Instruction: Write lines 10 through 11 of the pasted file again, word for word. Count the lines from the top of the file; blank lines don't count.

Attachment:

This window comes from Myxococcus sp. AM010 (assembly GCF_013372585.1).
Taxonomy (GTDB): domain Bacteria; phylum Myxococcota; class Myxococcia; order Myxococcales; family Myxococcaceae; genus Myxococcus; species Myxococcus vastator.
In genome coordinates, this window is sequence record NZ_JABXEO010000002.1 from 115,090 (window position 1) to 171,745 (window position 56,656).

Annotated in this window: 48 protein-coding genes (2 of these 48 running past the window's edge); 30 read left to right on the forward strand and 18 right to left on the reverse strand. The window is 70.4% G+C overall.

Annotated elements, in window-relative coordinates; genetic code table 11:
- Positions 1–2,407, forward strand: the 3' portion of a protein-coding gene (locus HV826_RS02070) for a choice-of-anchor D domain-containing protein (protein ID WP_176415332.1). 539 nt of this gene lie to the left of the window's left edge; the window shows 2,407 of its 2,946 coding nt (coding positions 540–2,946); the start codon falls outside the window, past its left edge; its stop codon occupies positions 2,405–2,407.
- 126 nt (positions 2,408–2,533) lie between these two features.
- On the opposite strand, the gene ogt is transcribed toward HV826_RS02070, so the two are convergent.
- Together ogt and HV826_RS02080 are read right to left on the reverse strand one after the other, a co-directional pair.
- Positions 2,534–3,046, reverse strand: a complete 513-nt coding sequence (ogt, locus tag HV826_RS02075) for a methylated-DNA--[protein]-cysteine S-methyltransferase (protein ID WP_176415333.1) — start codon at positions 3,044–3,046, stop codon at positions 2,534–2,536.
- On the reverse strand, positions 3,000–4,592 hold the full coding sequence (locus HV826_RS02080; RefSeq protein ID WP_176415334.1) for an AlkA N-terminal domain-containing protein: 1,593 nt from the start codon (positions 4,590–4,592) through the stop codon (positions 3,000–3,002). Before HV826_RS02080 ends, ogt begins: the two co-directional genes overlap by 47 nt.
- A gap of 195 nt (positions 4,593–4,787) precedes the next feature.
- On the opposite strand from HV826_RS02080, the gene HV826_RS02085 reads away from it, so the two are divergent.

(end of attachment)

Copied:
- Positions 2,534–3,046, reverse strand: a complete 513-nt coding sequence (ogt, locus tag HV826_RS02075) for a methylated-DNA--[protein]-cysteine S-methyltransferase (protein ID WP_176415333.1) — start codon at positions 3,044–3,046, stop codon at positions 2,534–2,536.
- On the reverse strand, positions 3,000–4,592 hold the full coding sequence (locus HV826_RS02080; RefSeq protein ID WP_176415334.1) for an AlkA N-terminal domain-containing protein: 1,593 nt from the start codon (positions 4,590–4,592) through the stop codon (positions 3,000–3,002). Before HV826_RS02080 ends, ogt begins: the two co-directional genes overlap by 47 nt.